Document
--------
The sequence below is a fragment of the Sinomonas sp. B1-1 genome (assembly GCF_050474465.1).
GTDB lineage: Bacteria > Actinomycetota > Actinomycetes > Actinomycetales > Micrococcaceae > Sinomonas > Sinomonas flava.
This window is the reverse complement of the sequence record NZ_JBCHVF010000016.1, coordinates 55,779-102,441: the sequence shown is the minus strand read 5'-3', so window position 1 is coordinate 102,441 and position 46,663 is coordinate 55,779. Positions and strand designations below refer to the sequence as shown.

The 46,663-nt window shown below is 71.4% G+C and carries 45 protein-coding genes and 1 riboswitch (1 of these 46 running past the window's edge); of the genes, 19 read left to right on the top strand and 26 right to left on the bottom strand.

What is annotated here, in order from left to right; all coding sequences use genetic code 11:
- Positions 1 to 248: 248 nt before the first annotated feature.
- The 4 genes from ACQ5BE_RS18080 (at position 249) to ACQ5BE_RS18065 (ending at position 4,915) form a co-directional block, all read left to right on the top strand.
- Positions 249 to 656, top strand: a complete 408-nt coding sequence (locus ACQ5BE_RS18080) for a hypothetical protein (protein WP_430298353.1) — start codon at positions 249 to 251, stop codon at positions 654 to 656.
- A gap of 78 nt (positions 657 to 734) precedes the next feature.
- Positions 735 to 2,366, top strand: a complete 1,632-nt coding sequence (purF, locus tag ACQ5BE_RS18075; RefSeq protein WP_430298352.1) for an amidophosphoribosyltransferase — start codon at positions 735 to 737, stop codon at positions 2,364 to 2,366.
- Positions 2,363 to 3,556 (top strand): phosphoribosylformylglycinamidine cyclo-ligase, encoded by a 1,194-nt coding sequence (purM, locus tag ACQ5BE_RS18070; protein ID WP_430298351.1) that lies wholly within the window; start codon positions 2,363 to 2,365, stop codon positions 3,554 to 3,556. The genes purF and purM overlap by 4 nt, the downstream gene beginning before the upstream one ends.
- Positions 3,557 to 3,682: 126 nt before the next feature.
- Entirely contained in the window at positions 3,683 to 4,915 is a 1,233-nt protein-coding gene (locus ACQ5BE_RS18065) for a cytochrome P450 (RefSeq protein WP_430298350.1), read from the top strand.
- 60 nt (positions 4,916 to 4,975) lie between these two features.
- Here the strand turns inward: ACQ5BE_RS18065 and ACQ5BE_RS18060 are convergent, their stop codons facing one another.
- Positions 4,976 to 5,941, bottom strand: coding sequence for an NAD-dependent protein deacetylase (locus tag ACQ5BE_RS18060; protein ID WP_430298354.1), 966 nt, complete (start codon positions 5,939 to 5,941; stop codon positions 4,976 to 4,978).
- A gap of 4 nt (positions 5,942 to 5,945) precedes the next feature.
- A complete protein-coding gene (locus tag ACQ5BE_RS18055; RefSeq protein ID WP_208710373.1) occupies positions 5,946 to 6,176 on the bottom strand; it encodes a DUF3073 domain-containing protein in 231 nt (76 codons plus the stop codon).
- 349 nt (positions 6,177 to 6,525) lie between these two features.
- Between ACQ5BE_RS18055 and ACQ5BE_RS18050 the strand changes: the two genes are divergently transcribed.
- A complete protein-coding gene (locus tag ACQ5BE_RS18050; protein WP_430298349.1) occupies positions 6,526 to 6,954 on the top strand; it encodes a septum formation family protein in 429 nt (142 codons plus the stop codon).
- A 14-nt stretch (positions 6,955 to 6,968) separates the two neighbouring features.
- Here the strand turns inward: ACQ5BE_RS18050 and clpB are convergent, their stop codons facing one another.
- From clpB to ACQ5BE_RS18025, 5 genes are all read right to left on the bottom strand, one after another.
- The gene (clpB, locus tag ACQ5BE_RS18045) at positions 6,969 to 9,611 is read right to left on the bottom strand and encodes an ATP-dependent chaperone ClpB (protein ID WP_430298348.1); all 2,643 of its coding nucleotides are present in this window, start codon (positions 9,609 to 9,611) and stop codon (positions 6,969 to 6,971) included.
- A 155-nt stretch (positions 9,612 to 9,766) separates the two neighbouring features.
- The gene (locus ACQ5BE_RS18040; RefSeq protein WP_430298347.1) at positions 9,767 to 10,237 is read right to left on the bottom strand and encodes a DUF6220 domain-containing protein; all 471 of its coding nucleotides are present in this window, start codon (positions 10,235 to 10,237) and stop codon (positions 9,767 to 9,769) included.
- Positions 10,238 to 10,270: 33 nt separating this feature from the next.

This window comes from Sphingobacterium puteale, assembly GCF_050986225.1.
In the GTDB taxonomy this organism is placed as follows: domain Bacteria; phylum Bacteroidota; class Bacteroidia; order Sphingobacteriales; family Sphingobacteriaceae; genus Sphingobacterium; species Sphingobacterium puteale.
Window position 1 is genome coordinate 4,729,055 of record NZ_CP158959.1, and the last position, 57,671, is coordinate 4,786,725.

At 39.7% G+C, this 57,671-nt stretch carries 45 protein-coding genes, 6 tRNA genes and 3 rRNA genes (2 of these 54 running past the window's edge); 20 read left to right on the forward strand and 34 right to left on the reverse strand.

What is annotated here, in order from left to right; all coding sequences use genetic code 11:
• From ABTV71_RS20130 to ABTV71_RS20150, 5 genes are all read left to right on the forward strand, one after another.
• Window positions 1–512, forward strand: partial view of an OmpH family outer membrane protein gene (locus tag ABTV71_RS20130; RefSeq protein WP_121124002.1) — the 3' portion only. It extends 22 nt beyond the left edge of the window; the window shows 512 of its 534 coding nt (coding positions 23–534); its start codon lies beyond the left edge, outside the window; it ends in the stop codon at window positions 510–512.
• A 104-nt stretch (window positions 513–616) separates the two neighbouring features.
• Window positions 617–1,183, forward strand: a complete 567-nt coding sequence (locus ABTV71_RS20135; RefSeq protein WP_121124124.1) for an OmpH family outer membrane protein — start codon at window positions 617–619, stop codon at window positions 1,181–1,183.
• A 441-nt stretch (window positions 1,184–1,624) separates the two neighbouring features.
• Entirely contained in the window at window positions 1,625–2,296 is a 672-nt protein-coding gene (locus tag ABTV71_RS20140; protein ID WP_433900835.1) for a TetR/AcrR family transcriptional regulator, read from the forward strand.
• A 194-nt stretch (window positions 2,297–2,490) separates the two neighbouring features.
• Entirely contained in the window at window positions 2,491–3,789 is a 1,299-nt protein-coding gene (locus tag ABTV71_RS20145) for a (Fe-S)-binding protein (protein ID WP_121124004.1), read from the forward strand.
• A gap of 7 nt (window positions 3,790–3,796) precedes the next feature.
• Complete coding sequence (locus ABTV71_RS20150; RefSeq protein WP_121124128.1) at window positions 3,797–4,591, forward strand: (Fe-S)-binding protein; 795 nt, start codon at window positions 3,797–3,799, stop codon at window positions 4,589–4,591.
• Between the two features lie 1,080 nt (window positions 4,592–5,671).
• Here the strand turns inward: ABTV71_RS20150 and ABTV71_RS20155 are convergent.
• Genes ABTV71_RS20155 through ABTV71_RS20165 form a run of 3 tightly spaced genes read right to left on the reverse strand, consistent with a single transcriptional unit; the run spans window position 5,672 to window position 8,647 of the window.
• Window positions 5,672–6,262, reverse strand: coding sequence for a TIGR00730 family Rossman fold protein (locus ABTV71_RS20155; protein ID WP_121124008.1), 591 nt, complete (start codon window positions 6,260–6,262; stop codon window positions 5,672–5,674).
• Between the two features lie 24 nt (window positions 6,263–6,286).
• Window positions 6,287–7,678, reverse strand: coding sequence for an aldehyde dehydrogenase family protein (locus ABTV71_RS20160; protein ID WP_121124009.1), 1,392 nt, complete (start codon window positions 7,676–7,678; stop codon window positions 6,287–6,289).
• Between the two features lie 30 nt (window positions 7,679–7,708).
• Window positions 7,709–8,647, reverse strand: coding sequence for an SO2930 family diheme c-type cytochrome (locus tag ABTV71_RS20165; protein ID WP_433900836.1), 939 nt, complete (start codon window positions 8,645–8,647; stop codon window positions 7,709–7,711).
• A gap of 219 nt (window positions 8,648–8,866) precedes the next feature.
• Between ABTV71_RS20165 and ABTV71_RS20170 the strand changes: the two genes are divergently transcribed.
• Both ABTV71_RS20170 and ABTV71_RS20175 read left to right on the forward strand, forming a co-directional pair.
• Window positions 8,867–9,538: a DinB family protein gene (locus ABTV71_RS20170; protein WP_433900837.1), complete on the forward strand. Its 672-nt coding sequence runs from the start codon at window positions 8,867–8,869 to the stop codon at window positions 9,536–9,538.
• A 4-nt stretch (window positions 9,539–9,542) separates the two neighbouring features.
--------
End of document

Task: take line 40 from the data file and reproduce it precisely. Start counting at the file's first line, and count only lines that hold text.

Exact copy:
• A 194-nt stretch (window positions 2,297–2,490) separates the two neighbouring features.